Image: Antimicrobial susceptibility testing in petri dish (Shutterstock)
Antimicrobial resistance (AMR) is increasingly a global health security concern, with drug-resistant infections complicating the global fights against HIV, malaria and tuberculosis.
AMR is the ability of a microorganism (like bacteria, viruses and parasites) to stop an antimicrobial (like antibiotics, antivirals and antimalarials) from working against it. Medicines become ineffective, and infections persist in the body, increasing the risk of transmission.
Microorganisms that develop AMR are often called “superbugs”.
According to the World Health Organization:
- Globally more than 480,000 people develop multidrug-resistant TB each year
- Resistance to the first-line treatment for P. falciparum malaria (artemisinin-based combination therapies, also known as ACTs) has been confirmed in five countries of the Greater Mekong subregion (Cambodia, Lao PDR, Myanmar, Thailand and Vietnam).
- Since September 2015, WHO has recommended that everyone living with HIV start on antiretroviral treatment (ART). It is expected to further increase ART resistance globally.
What is the difference between antibiotic and antimicrobial resistance?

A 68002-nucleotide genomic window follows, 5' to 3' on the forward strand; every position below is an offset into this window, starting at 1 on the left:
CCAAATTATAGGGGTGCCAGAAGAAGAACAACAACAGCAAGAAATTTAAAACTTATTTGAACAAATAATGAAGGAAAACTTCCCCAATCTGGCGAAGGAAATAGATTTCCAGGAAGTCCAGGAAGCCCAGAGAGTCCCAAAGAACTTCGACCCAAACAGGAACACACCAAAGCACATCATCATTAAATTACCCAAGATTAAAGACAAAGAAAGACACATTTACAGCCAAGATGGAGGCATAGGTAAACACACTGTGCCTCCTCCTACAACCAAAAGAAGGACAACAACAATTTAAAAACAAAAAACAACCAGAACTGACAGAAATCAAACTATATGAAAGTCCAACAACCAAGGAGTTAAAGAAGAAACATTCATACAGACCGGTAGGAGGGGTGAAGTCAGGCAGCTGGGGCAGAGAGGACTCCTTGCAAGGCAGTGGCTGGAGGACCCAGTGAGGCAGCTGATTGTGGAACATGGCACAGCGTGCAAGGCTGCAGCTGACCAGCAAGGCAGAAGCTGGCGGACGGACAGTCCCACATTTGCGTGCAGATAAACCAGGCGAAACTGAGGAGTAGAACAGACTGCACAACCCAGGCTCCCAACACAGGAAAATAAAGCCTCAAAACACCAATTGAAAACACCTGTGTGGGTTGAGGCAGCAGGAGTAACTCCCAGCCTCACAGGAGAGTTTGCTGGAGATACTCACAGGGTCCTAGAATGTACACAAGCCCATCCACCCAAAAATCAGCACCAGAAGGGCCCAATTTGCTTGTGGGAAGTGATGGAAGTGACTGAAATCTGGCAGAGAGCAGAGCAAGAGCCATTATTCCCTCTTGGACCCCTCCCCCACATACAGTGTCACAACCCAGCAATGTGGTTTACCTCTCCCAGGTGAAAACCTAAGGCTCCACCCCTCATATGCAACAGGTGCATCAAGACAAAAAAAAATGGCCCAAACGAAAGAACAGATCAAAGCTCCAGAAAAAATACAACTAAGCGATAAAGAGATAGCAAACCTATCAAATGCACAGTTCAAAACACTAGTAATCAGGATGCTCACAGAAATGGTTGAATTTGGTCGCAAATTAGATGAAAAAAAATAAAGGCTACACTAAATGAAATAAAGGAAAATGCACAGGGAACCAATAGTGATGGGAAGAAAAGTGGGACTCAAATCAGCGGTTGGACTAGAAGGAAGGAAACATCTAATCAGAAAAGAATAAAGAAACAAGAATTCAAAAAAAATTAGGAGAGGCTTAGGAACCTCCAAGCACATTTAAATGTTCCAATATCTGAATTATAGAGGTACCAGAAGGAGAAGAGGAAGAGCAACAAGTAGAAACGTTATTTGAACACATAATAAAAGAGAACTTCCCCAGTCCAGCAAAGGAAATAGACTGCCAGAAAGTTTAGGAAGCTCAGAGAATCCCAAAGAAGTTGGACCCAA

to treat bacterial infections (such as urinary tract infections, pneumonia, bloodstream infections), making them ineffective.
Antimicrobial resistance is a broader term, encompassing resistance to drugs that treat infections caused by other microbes as well, such as parasites (e.g. malaria or helminths), viruses (e.g. HIV) and fungi (e.g. Candida).
What is KICK-AMR to Address Antimicrobial Resistance?
Burnet Institute and The Alfred Hospital in Melbourne hosted 12 health personnel working on AMR – pharmacists, physicians, laboratory scientists and epidemiologists - from Fiji, Kiribati, Papua New Guinea and the Solomon Islands - as part of a new Australian Awards Fellowship program funded by the Department of Foreign Affairs and Trade. Find out more.